The Episcopal Church has always handled the tithe with soft gloves. We present it as an aspirational goal to strive towards, but we accept whatever offering you pledge for the support and health of the church. We believe stewardship is a spiritual practice that speaks of the content of our hearts and the fruit-producing nature of our faith. For this reason, stewardship is deeply personal. It truly is a matter of your relationship with Christ and the value you place on life in a community of faith. It is also a function of whatever else if going on in your family. There are times when you can give more, and there are times when you must give less. Please know that heaven will not be any closer to you because you give more, or any further away because you give less. God will love you just the same in either case. You do as you feel led, and God will do the rest. In either case, do not let your generosity be controlled by fear. Generosity is a matter of faith and “perfect faith casts out all fear” (1 John 4:18.)

This coming Sunday we will celebrate Commitment Sunday. We ask you to bring your commitment to the office between now and Friday, November 13. We will collect your commitments and bring them to church for you on Sunday. For the 75 of you who can register for church on the 15th, we invite you to bring your commitment to the Altar rail during the offertory. We will have a member of the In His Steps committee walk a basket with all the commitments received by the office during the week, while the choir sings their offertory anthems. The priest will combine the baskets at the Altar rail to the office basket. He will then pray over the commitment cards, the families who presented them, and the ministries those commitments will fund. After this, we will proceed with the celebration of the Holy Eucharist.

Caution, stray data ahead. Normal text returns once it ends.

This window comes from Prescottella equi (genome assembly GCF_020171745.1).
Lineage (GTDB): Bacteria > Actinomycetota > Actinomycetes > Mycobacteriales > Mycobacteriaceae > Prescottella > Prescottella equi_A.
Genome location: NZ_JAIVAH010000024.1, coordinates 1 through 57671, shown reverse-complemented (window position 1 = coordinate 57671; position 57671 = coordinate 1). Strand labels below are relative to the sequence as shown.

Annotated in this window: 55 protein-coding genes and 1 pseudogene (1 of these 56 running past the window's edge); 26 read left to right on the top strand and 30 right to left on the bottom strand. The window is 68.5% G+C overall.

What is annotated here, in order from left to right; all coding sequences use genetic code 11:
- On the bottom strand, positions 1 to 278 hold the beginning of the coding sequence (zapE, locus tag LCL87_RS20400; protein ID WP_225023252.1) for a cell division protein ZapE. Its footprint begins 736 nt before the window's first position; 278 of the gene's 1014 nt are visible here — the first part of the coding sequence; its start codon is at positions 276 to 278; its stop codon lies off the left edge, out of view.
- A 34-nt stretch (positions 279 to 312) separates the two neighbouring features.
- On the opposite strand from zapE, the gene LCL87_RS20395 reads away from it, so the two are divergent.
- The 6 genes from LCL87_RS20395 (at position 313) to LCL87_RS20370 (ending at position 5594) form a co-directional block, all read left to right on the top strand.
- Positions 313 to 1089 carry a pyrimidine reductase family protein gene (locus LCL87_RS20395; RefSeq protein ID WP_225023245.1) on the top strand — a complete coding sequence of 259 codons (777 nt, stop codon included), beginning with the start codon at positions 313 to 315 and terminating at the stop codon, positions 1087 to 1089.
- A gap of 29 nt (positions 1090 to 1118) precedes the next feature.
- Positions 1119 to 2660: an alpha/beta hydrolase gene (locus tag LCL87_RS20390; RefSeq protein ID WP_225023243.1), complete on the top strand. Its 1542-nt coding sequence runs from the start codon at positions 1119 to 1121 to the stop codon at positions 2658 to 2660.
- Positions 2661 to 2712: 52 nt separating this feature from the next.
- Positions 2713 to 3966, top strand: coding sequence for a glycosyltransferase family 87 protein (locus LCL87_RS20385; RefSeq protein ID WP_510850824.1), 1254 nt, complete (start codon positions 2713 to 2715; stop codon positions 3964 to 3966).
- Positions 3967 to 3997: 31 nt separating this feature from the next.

Now, some of you may have a few questions: (a) “I am out of state, but I want my commitment presented at Commitment Sunday.” If this is you, just send a confidential email to Laurie Riggs at the office . She will use that e-mail as your commitment card. She will then place it in an envelope and add it to the basket. (b) “I don’t know how much I will be able to give this year because I am waiting for additional information from job/investments/other.” If this is you, just commit to whatever you can (best guess) and submit it. You can always amend your commitment later, either increasing or decreasing it as may be necessary. (c) “In addition to a commitment, I want more information about adding Saint Dunstan’s to my legacy planning or life insurance policy. I want to have a conversation with someone.” If this is you, please contact Fr. Roldan, Rod Leis, Manette Maddox, or Laurie Riggs for additional information. Our numbers can be found in your Parish Directory. (d) “I want to give, but first I want to hear Fr. Roldan’s vision for the church and all of our ministries.” If this is you, please call me directly at my cellphone, 225-245-2979, or at the office, 281-440-1600. I would love to have a conversation with you.

Please know that we are praying for you during these times of prayer and discernment. As I said in my letter, I believe our best years are ahead of us. With your support and love we will walk confidently into a glorious future God has already prepared for us.


Fr. Roman+

return to Fr. Roman's Blog